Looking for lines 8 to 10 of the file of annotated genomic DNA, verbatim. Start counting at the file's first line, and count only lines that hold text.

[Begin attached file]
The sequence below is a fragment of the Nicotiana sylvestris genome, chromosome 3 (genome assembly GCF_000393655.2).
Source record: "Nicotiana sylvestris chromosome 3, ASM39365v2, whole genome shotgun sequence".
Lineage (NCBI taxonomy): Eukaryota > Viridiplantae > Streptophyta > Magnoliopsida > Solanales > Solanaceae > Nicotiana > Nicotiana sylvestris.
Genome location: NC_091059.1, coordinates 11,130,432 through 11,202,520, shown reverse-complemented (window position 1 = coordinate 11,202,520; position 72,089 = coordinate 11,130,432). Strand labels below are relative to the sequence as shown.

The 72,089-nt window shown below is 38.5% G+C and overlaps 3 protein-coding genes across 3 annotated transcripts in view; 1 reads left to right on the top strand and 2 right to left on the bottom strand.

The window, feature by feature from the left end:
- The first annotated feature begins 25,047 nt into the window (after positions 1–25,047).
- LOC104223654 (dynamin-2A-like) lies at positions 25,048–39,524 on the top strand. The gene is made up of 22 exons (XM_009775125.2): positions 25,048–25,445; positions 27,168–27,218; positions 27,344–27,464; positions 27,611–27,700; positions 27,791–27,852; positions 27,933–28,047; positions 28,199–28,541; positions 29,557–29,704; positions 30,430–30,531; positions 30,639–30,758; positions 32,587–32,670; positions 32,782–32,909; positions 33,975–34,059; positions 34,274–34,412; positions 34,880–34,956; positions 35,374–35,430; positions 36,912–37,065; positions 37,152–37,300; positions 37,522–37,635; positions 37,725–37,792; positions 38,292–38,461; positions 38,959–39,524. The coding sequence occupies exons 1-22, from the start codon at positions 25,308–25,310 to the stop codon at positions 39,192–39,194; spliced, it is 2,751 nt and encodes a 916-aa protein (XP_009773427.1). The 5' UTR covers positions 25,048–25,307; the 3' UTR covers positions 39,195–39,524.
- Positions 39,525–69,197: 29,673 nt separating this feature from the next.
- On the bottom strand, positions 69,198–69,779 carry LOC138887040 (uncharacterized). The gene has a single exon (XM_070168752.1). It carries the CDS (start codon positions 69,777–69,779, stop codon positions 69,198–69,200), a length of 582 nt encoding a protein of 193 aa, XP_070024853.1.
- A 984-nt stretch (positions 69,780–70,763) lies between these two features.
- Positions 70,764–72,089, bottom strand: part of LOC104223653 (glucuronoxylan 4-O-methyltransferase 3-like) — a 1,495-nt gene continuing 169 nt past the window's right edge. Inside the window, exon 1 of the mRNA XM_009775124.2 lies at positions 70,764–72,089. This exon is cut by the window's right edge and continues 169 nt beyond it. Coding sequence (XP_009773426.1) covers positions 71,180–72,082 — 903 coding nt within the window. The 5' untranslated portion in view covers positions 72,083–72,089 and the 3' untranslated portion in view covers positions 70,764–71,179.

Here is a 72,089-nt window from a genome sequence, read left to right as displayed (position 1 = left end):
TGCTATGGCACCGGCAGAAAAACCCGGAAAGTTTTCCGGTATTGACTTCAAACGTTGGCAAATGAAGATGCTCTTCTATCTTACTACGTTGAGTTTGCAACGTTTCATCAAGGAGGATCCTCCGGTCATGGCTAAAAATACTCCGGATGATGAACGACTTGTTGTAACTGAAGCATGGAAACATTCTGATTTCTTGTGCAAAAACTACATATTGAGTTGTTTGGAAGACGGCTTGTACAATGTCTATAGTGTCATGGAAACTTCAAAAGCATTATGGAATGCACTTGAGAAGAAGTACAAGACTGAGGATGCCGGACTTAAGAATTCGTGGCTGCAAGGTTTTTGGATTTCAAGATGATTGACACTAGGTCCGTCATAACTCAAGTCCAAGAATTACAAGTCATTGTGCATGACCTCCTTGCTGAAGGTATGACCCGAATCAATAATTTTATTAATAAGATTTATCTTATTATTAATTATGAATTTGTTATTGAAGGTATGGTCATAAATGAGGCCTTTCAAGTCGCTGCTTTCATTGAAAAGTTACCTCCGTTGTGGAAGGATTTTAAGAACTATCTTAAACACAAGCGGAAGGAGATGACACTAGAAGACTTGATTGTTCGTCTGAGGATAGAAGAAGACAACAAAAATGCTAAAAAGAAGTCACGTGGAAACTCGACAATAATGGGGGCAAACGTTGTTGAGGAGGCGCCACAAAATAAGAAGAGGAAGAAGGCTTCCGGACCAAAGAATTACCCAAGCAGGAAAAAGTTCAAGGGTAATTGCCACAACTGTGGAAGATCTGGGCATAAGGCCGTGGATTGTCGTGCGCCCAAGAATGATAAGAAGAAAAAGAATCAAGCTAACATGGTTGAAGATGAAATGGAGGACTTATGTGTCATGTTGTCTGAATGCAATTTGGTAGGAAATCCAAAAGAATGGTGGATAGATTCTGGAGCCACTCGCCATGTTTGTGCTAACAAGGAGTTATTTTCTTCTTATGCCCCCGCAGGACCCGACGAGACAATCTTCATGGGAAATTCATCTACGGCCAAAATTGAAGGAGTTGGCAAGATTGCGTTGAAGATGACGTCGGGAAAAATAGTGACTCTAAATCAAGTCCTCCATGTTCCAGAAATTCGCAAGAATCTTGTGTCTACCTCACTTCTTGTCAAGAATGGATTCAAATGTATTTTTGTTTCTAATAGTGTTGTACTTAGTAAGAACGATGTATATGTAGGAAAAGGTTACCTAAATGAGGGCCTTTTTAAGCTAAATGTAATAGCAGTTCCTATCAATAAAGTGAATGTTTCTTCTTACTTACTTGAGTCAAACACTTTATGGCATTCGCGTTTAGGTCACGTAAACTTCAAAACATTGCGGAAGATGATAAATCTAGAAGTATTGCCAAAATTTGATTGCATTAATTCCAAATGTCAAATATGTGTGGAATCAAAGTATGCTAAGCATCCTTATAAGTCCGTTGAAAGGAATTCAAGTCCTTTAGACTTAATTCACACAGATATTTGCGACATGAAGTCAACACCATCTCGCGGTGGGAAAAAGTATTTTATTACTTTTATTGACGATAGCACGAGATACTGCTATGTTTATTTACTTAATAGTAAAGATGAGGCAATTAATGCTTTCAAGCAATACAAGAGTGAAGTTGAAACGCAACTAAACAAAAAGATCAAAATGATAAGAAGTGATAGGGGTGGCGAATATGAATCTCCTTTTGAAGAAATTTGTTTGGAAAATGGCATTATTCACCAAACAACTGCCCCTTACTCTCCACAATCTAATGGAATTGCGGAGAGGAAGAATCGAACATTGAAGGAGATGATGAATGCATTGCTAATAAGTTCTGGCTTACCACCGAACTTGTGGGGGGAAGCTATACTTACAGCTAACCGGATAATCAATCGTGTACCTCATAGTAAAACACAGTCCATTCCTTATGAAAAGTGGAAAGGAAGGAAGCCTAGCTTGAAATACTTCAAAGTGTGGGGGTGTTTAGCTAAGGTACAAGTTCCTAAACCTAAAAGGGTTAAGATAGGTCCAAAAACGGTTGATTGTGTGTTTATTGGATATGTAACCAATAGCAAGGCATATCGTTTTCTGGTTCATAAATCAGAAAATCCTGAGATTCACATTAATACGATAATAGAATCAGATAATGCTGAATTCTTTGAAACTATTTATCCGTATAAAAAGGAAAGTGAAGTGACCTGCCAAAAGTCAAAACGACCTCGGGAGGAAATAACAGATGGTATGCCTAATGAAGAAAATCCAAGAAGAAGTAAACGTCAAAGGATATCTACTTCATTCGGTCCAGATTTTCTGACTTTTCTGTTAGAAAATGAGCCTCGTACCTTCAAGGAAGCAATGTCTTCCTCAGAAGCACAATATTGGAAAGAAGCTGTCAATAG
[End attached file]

- LOC104223654 (dynamin-2A-like) lies at positions 25,048–39,524 on the top strand. The gene is made up of 22 exons (XM_009775125.2): positions 25,048–25,445; positions 27,168–27,218; positions 27,344–27,464; positions 27,611–27,700; positions 27,791–27,852; positions 27,933–28,047; positions 28,199–28,541; positions 29,557–29,704; positions 30,430–30,531; positions 30,639–30,758; positions 32,587–32,670; positions 32,782–32,909; positions 33,975–34,059; positions 34,274–34,412; positions 34,880–34,956; positions 35,374–35,430; positions 36,912–37,065; positions 37,152–37,300; positions 37,522–37,635; positions 37,725–37,792; positions 38,292–38,461; positions 38,959–39,524. The coding sequence occupies exons 1-22, from the start codon at positions 25,308–25,310 to the stop codon at positions 39,192–39,194; spliced, it is 2,751 nt and encodes a 916-aa protein (XP_009773427.1). The 5' UTR covers positions 25,048–25,307; the 3' UTR covers positions 39,195–39,524.
- Positions 39,525–69,197: 29,673 nt separating this feature from the next.
- On the bottom strand, positions 69,198–69,779 carry LOC138887040 (uncharacterized). The gene has a single exon (XM_070168752.1). It carries the CDS (start codon positions 69,777–69,779, stop codon positions 69,198–69,200), a length of 582 nt encoding a protein of 193 aa, XP_070024853.1.